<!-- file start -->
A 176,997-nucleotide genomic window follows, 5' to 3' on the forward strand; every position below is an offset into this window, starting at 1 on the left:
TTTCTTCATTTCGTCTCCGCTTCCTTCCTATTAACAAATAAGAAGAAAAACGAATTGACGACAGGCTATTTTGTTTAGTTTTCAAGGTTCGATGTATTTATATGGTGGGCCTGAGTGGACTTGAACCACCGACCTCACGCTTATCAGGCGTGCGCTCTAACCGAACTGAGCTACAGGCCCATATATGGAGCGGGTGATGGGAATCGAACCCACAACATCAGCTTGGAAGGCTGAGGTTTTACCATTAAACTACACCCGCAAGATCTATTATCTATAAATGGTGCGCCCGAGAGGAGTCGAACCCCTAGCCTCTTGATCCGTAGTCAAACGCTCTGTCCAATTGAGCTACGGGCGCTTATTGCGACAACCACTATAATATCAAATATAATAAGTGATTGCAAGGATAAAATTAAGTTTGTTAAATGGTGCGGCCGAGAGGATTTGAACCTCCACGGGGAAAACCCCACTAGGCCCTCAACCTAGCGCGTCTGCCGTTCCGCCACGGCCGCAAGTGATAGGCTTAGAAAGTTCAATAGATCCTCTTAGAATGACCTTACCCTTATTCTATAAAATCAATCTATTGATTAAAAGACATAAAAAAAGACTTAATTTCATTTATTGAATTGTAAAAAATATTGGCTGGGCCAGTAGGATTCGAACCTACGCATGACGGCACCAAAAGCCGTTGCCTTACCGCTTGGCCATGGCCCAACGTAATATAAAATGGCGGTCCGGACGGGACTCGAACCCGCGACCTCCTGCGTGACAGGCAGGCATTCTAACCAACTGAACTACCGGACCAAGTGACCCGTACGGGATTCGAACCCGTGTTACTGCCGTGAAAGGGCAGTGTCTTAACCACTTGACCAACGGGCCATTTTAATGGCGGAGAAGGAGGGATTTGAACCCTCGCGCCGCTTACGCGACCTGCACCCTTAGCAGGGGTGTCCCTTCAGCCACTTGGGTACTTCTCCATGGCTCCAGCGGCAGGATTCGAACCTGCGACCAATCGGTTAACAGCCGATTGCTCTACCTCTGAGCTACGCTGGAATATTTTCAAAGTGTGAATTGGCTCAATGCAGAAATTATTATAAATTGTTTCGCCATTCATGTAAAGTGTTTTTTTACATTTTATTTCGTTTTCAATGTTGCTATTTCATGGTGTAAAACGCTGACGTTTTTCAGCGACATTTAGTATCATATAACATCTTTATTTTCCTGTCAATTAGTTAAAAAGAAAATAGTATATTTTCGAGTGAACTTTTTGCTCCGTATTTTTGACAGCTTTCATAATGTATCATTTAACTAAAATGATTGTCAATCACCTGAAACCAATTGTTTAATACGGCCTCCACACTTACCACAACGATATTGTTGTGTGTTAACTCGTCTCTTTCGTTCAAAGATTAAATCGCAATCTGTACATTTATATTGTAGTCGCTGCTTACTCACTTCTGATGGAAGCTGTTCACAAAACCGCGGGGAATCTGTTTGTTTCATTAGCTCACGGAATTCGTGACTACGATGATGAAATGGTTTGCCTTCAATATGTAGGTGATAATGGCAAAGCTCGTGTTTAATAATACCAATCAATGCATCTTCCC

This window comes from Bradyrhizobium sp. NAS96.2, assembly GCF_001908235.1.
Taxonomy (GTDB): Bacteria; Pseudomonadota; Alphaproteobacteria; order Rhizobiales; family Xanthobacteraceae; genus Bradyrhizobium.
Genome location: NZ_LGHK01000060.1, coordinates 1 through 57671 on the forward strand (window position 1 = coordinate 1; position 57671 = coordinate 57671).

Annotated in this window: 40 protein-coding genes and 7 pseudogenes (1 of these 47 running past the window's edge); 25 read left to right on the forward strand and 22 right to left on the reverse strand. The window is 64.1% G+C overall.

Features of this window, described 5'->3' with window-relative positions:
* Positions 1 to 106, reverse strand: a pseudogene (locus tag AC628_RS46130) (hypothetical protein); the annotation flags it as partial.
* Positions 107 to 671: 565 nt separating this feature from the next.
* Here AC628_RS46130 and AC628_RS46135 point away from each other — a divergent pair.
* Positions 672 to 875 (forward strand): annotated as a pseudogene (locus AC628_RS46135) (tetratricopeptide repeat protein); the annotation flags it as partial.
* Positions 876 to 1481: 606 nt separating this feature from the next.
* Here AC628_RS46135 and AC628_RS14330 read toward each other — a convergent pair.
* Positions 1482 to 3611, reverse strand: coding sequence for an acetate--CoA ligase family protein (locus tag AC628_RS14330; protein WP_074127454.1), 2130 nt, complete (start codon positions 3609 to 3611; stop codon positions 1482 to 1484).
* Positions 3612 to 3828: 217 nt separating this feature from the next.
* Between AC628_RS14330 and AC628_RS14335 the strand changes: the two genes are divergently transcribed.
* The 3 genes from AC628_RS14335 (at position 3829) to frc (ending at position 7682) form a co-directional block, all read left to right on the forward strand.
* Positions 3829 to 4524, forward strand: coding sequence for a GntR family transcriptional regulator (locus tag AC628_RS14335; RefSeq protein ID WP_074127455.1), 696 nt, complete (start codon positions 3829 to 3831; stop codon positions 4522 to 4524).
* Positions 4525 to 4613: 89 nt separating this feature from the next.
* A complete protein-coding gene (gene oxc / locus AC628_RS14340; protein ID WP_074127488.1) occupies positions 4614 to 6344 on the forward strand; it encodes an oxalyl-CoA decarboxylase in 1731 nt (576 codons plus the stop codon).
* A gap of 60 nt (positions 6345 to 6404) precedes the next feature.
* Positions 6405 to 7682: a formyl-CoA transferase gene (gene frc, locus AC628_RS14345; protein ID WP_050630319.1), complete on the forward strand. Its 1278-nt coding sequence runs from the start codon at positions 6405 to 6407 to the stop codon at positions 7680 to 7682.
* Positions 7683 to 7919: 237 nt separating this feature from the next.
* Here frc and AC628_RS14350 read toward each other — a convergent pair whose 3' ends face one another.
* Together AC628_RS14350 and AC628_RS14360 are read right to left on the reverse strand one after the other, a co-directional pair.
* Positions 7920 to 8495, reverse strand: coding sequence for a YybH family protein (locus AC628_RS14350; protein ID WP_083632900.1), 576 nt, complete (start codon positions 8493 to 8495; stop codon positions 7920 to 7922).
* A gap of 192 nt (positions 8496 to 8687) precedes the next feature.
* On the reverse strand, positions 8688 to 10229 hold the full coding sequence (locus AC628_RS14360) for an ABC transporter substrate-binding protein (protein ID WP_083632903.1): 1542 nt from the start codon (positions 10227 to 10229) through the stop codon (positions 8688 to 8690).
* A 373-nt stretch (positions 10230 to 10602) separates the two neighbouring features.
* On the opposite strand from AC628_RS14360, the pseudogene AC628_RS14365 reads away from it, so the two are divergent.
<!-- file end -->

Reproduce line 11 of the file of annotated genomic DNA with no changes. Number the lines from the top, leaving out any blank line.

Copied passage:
* Positions 672 to 875 (forward strand): annotated as a pseudogene (locus AC628_RS46135) (tetratricopeptide repeat protein); the annotation flags it as partial.